A few days ago our esteemed Collections Librarian, Ana, handed me this book to take a look at and asked that I advertise this new acquisition as the topic will be very useful and important for our nursing and mental health and human services students. I looked at the cover and thought “Yes, I want to read this, I need to read this”. That is not something I would usually say, as my preference is for “escapist” type fiction these days. But not only do I realize there is a “Gray Tsunami” coming our way (as the author puts it), but because I have seen many family members wither away in nursing homes. My parents are aging, so there will be decisions for them to make 5-10 years down the road. Eventually…it will be us, Generation X and the Millennials. The next wave.
The author, Dr. Allan S. Teel, is a family physician in Damriscotta, Maine and has worked with senior citizens in hospitals, assisted living facilities and in their own homes for 25 years. This book, Alone and Invisible No More, talks about the serious crisis of elder care in our country and how within the next 30-40 years we are going to have approximately 21 million citizens over the age of 85! The fact that someone in our own backyard has researched and written on this subject as well as having implemented this program, makes it all the more interesting to me.
Yesterday I picked it up and started reading. Just within the first page of the introduction, Dr. Teel had my complete attention. He talks about the fact that our country has in effect “segregated, isolated and [has] often marginalized a large group of older citizens who should be treated like celebrities at the later stages of their lives” (Teel). Within the last 5 years he has developed “The Maine Approach” to elder care. The most basic tenet to his approach, to me at least, is when he paraphrases the well-known African proverb – “it will take a village to care for our elders”. The first chapter is about the author’s grandmother – Gram Teel, with whom he was very close and who was herself a champion for the aging population. The story he weaves of his grandmother is sure to touch your heart (as it did mine) if you had or have a grandparent or elder mentor with whom you have been close.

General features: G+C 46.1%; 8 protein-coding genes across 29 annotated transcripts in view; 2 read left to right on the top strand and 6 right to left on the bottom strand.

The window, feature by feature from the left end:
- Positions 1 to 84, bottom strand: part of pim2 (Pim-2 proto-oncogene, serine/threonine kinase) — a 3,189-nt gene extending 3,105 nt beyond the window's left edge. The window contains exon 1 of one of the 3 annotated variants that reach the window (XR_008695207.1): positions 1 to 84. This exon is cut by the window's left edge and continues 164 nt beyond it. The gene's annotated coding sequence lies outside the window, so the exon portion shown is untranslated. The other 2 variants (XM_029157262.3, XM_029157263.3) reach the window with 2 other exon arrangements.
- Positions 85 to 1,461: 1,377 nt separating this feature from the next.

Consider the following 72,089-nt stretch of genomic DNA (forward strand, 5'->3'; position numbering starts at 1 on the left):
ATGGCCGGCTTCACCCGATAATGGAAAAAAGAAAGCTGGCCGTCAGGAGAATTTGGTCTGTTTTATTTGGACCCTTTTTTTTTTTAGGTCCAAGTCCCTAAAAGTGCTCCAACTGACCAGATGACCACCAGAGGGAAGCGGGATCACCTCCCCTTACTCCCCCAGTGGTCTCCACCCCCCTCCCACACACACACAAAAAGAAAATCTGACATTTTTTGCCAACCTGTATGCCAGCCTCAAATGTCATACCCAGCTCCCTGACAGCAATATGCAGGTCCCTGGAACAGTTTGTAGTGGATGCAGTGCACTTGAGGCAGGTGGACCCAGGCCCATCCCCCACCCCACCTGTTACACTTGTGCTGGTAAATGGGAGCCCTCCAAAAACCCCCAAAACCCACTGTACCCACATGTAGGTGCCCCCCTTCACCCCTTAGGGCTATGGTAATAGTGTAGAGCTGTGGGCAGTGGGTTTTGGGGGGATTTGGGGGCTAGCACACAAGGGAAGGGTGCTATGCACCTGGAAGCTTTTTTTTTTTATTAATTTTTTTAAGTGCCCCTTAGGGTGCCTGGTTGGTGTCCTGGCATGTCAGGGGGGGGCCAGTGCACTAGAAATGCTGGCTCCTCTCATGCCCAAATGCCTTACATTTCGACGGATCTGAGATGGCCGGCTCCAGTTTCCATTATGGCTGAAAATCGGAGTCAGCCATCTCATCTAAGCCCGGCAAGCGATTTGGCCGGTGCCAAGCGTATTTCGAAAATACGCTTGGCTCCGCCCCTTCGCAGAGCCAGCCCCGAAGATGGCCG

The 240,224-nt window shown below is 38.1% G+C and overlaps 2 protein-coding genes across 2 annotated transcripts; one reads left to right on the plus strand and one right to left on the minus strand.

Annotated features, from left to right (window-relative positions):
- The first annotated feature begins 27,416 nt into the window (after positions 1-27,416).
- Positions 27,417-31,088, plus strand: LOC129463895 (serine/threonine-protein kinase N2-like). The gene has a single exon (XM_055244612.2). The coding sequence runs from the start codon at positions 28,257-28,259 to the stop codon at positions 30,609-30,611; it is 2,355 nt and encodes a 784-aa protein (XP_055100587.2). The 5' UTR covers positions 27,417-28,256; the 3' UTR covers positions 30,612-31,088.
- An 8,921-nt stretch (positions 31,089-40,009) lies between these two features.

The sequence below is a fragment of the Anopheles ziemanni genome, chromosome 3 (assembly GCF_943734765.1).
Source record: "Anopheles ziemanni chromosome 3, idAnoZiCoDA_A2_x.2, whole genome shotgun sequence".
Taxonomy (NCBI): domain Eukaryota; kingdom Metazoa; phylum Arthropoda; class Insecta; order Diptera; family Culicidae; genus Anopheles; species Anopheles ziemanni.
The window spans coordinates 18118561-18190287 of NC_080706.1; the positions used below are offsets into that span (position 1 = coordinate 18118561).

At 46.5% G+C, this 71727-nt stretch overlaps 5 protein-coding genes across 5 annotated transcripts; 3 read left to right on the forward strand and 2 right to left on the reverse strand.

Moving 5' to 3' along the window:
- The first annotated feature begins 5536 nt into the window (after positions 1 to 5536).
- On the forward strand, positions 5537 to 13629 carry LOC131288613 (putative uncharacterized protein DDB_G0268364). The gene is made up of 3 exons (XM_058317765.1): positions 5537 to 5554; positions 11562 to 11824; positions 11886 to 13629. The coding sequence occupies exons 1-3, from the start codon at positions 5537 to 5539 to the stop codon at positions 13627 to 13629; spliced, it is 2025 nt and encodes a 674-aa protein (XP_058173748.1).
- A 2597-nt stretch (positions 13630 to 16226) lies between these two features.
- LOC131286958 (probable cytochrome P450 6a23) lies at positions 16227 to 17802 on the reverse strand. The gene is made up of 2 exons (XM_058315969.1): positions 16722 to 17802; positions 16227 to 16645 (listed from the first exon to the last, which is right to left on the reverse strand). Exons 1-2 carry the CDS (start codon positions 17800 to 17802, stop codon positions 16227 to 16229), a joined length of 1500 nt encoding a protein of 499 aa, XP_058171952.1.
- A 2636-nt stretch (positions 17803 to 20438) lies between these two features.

The book covers many important topics among them – the history of Residential Care in the U.S., government regulation of care, the breakthrough and piloting of the “Maine Approach”, as well as talking about how it is working in action.
On a personal level, reading about his grandmother of course brought mind to mine as well as my other grandparents and their experience in assisted living care. My grandmother was fiercely independent and very social. She lived her whole life, except for her last 7 years in the same house. The house in which she was born. The house in which my father and uncle were born. The house where she lost both her parents. The house that brought the whole family together once a year on Christmas Eve. Her health declined greatly once she turned 70, so her husband moved them into a smaller, one level ranch. Her health declined more after the move. I thought at the time and I still feel today, that leaving her home and having to downsize and give away many of her possessions had a very real effect on her physical and mental health. Granted she did not have to move into an assisted living facility but to her I think it felt the same because her life was going to end in a place that had little to no meaning for her. She was a wonderful person and well-loved by all. She was my best friend.
My husband’s grandparents lived in a small community near the mouth of Penobscot Bay. They owned a very large, old New England-style farmhouse which looked out onto the bay. Ships would pass-by and all manner of birds and animals even the obligatory moose. Because they lived too far away from the rest of the family, they decided it was time to move to a smaller home but it was hard to find anything affordable on a retired minister’s pension. They moved to Brunswick for a few years, but even that small house became too much. By the time they passed away a few years later, they were living in a small but very caring assisted living facility in southern Maine. They went from being surrounded by all their friends and worldly possessions (books, crafts, family heirlooms, etc…) to having 2 twin beds, a closet, a bureau and a chair. It was as nice a facility and the staff were very caring and attentive but still…it wasn’t home and the loneliness of the place and surroundings had a huge impact on their end of life quality.
So the thought of an approach to elder care that combines the web technology, community volunteerism, affordable ways for people to be able to stay in their homes for longer in a safer way, gives me hope for a quality of life and a quality of care that elders – our parents, our grandparents, our friends and neighbors and eventually you and me DESERVE.
I highly recommend this book to any and all who have an interest in healthcare, especially elder care and for those who are students or practitioners in a healthcare related field. The author is passionate about making elder care better and uses humor and moving stories to get his point across. This is a must read!